Secure: Secure attachments are formed when a caregiver remains a constant in a child’s life and is sensitive, attuned, and responsive to the child’s every need. Breach in security can occur when the child is separated from the primary caregiver for extended periods of time or has multiple caregivers. There is a movement called attachment parenting where parents carry their children in front packs or backpacks and are never separate from their child from birth to three. I am personally a proponent of this parenting style.
Ambivalent/Anxious: Ambivalent attachments are formed when the primary caregiver is never consistently attuned to his child’s needs. For example, if a child cries because he or she is uncomfortable, a caregiver will respond to a baby’s need. However, if this response from a caregiver is inconsistent, a child never knows if he or she will get his or her need met. This type of parent could have issues such as alcoholism or substance abuse, but this likely occurs where depression is present. This parent is not malignant, but is most likely dealing with a larger crisis in life.
Disorganized: This type of attachment occurs when a primary caregiver is physically abusive or emotionally cruel or frightening to a child. The primary caregiver is simultaneously the child’s source of survival and demise. In order to survive, the child must rely on the very person who harms him. This type of caregiver might often lash out in verbal or physical violence if the child does something that displeases the parent. This type of parent almost always has issues such as alcoholism or substance abuse.
Avoidant: In these situations, the primary caregiver is not emotionally attuned to his or her child’s needs at all. These caregivers encourage early independence and often do not comfort a child in distress. If they do interact with a distressed child it is usually tell to them to stop crying. These caregivers show little to no empathy for their children and often behave as if the child is a burden. You might see this kind of parent tell an injured toddler to “grow up” or they might simply walk away from a child who is in distress. This type of parent could have issues such as alcoholism or substance abuse or could be generally neglectful.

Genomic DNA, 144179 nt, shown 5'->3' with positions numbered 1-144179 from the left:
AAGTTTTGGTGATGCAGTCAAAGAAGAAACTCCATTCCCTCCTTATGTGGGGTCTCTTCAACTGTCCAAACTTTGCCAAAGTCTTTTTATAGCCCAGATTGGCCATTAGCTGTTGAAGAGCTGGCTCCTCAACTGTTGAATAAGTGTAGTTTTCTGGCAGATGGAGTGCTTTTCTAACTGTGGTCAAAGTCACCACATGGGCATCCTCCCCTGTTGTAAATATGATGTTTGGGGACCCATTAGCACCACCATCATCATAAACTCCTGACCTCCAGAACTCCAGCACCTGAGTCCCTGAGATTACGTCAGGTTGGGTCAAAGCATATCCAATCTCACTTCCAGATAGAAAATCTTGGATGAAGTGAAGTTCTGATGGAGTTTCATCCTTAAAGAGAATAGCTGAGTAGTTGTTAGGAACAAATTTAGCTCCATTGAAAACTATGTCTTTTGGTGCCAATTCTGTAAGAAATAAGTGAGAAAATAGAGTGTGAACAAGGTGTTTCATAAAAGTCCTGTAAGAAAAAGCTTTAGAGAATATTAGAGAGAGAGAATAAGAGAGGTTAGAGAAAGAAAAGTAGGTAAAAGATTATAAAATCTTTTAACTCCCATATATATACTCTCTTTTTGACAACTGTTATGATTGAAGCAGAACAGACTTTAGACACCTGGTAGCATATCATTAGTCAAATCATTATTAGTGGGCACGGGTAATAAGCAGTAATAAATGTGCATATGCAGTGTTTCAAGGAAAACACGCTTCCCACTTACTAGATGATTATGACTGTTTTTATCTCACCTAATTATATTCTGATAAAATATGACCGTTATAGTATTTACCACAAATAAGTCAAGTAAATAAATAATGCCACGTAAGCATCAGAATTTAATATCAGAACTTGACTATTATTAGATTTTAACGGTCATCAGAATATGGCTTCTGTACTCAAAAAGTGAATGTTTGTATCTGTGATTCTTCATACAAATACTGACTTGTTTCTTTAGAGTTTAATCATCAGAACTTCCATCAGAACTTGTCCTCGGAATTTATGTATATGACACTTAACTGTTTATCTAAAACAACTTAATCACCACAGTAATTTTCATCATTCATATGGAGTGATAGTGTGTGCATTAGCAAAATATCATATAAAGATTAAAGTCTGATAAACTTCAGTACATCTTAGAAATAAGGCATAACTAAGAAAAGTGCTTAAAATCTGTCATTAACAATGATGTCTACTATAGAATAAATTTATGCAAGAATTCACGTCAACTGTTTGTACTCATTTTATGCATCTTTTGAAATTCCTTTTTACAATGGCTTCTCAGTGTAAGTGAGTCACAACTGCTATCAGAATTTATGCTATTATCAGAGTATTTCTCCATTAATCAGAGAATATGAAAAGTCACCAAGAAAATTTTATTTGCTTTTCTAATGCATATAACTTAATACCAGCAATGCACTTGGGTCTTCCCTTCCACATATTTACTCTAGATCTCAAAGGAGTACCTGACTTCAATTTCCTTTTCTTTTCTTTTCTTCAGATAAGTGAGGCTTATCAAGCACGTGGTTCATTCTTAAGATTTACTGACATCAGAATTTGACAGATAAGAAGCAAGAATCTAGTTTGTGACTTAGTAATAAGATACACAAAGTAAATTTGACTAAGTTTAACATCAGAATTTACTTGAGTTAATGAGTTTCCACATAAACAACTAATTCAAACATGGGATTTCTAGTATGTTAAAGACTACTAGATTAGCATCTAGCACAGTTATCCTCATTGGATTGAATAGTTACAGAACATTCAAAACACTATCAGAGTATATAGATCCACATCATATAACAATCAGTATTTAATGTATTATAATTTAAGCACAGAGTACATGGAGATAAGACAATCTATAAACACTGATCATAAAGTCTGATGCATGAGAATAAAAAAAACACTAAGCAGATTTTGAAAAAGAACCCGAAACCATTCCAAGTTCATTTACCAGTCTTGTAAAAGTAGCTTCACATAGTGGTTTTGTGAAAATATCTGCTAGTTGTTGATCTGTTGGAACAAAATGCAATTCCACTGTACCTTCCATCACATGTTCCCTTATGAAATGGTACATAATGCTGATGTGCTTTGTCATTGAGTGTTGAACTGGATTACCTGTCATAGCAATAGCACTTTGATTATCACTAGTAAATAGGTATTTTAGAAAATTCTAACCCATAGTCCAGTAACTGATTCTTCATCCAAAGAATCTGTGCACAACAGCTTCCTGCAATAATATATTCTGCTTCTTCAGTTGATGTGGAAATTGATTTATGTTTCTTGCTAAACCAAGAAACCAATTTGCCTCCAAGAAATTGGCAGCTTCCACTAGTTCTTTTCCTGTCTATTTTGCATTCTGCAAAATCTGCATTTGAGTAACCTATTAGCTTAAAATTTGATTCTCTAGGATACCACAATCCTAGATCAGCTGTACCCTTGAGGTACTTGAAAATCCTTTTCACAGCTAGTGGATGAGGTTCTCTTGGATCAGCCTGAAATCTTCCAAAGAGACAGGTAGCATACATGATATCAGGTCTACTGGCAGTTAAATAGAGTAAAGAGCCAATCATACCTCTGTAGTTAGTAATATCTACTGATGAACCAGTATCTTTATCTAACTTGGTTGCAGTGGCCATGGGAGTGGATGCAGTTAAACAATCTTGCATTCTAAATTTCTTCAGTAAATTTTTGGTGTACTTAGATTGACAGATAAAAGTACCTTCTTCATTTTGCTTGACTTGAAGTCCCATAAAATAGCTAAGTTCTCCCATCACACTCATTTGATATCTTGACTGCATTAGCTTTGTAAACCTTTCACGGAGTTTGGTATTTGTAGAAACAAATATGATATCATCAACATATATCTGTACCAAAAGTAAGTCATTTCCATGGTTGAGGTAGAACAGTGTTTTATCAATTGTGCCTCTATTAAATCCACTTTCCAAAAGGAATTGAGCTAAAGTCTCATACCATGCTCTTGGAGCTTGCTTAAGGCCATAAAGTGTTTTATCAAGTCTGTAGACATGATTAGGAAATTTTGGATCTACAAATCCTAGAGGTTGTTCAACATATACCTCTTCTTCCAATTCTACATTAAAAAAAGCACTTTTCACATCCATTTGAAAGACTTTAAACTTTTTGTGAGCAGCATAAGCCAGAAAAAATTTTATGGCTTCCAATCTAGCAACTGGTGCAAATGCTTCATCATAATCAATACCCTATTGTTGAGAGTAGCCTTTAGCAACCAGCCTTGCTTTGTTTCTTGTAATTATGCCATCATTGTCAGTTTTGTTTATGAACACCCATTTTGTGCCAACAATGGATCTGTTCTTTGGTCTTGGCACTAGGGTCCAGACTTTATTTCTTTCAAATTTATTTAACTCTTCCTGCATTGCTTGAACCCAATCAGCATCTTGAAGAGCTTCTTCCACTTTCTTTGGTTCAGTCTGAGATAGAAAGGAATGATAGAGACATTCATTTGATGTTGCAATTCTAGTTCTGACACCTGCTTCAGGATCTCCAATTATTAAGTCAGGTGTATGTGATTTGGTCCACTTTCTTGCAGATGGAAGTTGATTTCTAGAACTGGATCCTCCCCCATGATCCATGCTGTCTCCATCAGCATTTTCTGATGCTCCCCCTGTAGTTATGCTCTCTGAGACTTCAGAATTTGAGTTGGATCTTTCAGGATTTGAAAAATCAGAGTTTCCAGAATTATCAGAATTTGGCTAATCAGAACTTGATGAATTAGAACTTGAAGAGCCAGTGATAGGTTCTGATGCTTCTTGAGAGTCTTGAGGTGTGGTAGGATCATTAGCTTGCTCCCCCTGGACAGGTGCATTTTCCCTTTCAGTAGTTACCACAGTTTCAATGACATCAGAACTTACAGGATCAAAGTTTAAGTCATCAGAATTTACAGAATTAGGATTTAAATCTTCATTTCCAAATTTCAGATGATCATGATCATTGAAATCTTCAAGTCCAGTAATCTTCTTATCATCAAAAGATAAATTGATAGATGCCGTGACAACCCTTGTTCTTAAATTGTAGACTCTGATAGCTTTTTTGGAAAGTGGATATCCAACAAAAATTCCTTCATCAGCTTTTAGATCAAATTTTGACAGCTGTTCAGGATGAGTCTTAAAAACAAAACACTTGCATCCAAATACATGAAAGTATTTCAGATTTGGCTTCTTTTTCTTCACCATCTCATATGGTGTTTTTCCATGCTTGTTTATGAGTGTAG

Was that painful to read those descriptions? I will tell you that it was painful for me to write them. I am of the school where I believe every child should feel valued and profoundly loved by his or her parent. I do not believe there is ever too much saying or showing that you love your child, especially when that love comes from a place of selflessness, not neediness, on the part of the parent. I have encountered too many parents who cling to their children for emotional support, instead of the other way around. It sets up a very harmful dynamic that sets the stage for a lifetime of harmful relationships for the adult child.
Attachment patterns influence whom we marry and while there is only one healthy attachment pattern, there are three unhealthy ones. Each of these three harmful attachment patterns set the stage for finding and perhaps marrying partners that unknowingly create the same kinds of wounds that someone received as a child.